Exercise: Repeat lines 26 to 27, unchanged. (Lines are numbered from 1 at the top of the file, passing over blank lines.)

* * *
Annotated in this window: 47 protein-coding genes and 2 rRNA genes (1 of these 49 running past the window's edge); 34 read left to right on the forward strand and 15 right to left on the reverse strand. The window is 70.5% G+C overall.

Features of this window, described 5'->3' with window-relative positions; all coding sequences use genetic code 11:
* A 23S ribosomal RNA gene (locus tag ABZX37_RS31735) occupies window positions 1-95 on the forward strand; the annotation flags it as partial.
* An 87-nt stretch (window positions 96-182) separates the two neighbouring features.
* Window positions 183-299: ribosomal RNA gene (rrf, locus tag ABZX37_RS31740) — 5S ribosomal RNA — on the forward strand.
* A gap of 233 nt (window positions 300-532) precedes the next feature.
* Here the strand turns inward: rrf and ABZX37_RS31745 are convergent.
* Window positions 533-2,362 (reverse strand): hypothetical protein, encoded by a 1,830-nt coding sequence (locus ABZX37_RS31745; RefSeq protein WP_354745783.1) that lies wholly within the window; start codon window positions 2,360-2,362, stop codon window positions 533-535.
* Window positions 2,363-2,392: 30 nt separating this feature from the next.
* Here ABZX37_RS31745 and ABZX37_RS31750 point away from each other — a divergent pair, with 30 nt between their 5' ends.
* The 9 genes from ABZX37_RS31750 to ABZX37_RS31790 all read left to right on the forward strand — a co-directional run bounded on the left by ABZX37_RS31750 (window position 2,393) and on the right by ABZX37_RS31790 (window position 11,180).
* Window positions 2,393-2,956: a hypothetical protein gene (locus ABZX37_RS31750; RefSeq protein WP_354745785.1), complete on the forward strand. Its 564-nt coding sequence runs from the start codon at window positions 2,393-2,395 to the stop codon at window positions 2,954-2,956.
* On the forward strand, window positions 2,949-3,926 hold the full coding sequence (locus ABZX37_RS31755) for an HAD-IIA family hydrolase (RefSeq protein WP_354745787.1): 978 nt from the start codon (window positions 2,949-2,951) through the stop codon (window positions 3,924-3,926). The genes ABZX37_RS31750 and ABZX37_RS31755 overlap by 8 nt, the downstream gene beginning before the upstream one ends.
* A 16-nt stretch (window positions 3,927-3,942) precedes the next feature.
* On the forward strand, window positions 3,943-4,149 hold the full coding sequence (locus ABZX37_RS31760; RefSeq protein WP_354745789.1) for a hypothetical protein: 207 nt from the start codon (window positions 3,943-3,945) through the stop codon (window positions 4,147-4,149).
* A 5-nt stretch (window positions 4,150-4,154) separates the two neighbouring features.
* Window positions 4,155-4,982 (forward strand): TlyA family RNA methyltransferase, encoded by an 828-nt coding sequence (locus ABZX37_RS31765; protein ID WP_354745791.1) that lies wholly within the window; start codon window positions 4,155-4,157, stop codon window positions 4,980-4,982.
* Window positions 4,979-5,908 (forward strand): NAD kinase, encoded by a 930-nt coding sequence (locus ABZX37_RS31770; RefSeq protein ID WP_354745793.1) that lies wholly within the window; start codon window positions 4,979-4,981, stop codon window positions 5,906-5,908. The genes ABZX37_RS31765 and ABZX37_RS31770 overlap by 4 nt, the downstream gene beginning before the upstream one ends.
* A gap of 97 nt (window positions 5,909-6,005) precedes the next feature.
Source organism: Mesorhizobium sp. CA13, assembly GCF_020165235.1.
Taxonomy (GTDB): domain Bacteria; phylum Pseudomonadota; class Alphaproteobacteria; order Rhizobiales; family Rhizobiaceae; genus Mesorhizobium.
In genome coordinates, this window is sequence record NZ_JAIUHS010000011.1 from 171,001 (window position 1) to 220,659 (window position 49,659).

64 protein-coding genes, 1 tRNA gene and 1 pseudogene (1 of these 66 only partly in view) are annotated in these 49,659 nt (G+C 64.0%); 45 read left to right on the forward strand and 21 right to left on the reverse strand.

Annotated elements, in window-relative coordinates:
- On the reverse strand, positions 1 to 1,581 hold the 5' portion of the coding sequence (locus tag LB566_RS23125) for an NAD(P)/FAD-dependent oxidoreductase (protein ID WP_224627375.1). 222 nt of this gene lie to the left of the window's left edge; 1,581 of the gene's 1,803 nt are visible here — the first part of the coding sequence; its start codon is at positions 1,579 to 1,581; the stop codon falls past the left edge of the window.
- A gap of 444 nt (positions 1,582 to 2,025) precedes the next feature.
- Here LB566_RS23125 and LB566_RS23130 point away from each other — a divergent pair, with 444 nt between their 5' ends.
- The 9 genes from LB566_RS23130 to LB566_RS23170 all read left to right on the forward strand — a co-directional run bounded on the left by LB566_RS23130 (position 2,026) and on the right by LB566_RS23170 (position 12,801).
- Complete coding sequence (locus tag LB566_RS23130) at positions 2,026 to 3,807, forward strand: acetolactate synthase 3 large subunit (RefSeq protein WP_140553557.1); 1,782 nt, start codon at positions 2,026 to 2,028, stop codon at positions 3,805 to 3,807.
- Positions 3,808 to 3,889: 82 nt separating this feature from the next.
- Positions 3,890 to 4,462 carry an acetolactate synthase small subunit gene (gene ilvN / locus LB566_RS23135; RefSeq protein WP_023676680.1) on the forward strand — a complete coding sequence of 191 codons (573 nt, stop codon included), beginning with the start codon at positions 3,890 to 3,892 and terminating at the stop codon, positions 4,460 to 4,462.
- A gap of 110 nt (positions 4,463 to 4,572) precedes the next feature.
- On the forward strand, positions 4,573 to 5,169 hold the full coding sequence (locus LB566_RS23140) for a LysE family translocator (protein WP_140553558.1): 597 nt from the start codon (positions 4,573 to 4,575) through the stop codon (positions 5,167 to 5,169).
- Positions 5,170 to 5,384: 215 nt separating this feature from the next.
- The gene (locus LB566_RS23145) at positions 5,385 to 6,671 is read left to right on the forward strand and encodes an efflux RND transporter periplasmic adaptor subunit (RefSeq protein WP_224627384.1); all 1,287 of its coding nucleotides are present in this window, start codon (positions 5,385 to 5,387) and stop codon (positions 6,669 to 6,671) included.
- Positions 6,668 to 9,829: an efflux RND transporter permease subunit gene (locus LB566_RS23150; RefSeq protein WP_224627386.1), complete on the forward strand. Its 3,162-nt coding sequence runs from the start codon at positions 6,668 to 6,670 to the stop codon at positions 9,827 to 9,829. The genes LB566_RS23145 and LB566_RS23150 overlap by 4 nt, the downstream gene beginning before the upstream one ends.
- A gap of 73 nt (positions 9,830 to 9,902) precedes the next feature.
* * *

- A gap of 444 nt (positions 1,582 to 2,025) precedes the next feature.
- Here LB566_RS23125 and LB566_RS23130 point away from each other — a divergent pair, with 444 nt between their 5' ends.